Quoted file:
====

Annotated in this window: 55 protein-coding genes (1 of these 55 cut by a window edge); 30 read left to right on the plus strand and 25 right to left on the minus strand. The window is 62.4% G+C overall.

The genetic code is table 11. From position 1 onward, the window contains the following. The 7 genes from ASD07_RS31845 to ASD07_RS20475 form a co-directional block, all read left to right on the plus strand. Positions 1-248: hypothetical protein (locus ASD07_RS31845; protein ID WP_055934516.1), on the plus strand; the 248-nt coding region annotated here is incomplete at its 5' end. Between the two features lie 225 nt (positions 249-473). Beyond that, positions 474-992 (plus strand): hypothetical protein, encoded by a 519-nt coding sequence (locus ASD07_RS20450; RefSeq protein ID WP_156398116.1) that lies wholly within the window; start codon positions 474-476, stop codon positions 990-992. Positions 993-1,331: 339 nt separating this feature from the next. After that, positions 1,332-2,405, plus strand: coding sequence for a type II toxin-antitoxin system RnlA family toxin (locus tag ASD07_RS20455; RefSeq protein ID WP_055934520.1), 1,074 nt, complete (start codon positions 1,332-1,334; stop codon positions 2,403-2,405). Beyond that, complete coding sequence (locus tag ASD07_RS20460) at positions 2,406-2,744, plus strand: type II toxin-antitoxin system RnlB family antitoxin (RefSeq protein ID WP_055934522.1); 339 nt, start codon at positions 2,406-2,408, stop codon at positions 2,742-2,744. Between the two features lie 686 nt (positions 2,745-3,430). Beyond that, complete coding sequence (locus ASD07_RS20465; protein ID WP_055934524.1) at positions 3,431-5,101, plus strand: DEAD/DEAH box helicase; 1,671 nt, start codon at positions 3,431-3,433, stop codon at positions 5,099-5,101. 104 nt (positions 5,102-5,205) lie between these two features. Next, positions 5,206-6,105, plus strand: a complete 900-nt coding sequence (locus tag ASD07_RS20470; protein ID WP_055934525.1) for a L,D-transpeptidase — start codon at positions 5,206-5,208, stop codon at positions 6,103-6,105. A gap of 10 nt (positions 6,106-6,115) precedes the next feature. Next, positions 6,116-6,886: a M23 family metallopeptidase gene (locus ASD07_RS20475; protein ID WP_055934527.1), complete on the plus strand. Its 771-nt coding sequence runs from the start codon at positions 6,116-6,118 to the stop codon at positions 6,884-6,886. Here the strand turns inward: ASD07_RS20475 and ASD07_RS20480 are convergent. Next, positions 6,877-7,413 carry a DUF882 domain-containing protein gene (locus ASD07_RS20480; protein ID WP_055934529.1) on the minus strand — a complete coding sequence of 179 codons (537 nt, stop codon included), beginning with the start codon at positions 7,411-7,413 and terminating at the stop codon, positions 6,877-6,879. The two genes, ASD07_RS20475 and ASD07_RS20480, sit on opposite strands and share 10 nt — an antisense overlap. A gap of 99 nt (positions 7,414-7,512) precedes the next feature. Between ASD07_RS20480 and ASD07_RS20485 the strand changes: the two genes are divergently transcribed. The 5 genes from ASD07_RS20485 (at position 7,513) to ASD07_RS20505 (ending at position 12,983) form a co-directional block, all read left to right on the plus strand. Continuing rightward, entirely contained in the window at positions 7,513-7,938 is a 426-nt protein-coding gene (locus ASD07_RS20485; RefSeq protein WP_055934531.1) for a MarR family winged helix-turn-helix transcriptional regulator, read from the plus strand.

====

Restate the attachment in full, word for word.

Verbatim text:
Annotated in this window: 55 protein-coding genes (1 of these 55 cut by a window edge); 30 read left to right on the plus strand and 25 right to left on the minus strand. The window is 62.4% G+C overall.

The genetic code is table 11. From position 1 onward, the window contains the following. The 7 genes from ASD07_RS31845 to ASD07_RS20475 form a co-directional block, all read left to right on the plus strand. Positions 1-248: hypothetical protein (locus ASD07_RS31845; protein ID WP_055934516.1), on the plus strand; the 248-nt coding region annotated here is incomplete at its 5' end. Between the two features lie 225 nt (positions 249-473). Beyond that, positions 474-992 (plus strand): hypothetical protein, encoded by a 519-nt coding sequence (locus ASD07_RS20450; RefSeq protein ID WP_156398116.1) that lies wholly within the window; start codon positions 474-476, stop codon positions 990-992. Positions 993-1,331: 339 nt separating this feature from the next. After that, positions 1,332-2,405, plus strand: coding sequence for a type II toxin-antitoxin system RnlA family toxin (locus tag ASD07_RS20455; RefSeq protein ID WP_055934520.1), 1,074 nt, complete (start codon positions 1,332-1,334; stop codon positions 2,403-2,405). Beyond that, complete coding sequence (locus tag ASD07_RS20460) at positions 2,406-2,744, plus strand: type II toxin-antitoxin system RnlB family antitoxin (RefSeq protein ID WP_055934522.1); 339 nt, start codon at positions 2,406-2,408, stop codon at positions 2,742-2,744. Between the two features lie 686 nt (positions 2,745-3,430). Beyond that, complete coding sequence (locus ASD07_RS20465; protein ID WP_055934524.1) at positions 3,431-5,101, plus strand: DEAD/DEAH box helicase; 1,671 nt, start codon at positions 3,431-3,433, stop codon at positions 5,099-5,101. 104 nt (positions 5,102-5,205) lie between these two features. Next, positions 5,206-6,105, plus strand: a complete 900-nt coding sequence (locus tag ASD07_RS20470; protein ID WP_055934525.1) for a L,D-transpeptidase — start codon at positions 5,206-5,208, stop codon at positions 6,103-6,105. A gap of 10 nt (positions 6,106-6,115) precedes the next feature. Next, positions 6,116-6,886: a M23 family metallopeptidase gene (locus ASD07_RS20475; protein ID WP_055934527.1), complete on the plus strand. Its 771-nt coding sequence runs from the start codon at positions 6,116-6,118 to the stop codon at positions 6,884-6,886. Here the strand turns inward: ASD07_RS20475 and ASD07_RS20480 are convergent. Next, positions 6,877-7,413 carry a DUF882 domain-containing protein gene (locus ASD07_RS20480; protein ID WP_055934529.1) on the minus strand — a complete coding sequence of 179 codons (537 nt, stop codon included), beginning with the start codon at positions 7,411-7,413 and terminating at the stop codon, positions 6,877-6,879. The two genes, ASD07_RS20475 and ASD07_RS20480, sit on opposite strands and share 10 nt — an antisense overlap. A gap of 99 nt (positions 7,414-7,512) precedes the next feature. Between ASD07_RS20480 and ASD07_RS20485 the strand changes: the two genes are divergently transcribed. The 5 genes from ASD07_RS20485 (at position 7,513) to ASD07_RS20505 (ending at position 12,983) form a co-directional block, all read left to right on the plus strand. Continuing rightward, entirely contained in the window at positions 7,513-7,938 is a 426-nt protein-coding gene (locus ASD07_RS20485; RefSeq protein WP_055934531.1) for a MarR family winged helix-turn-helix transcriptional regulator, read from the plus strand.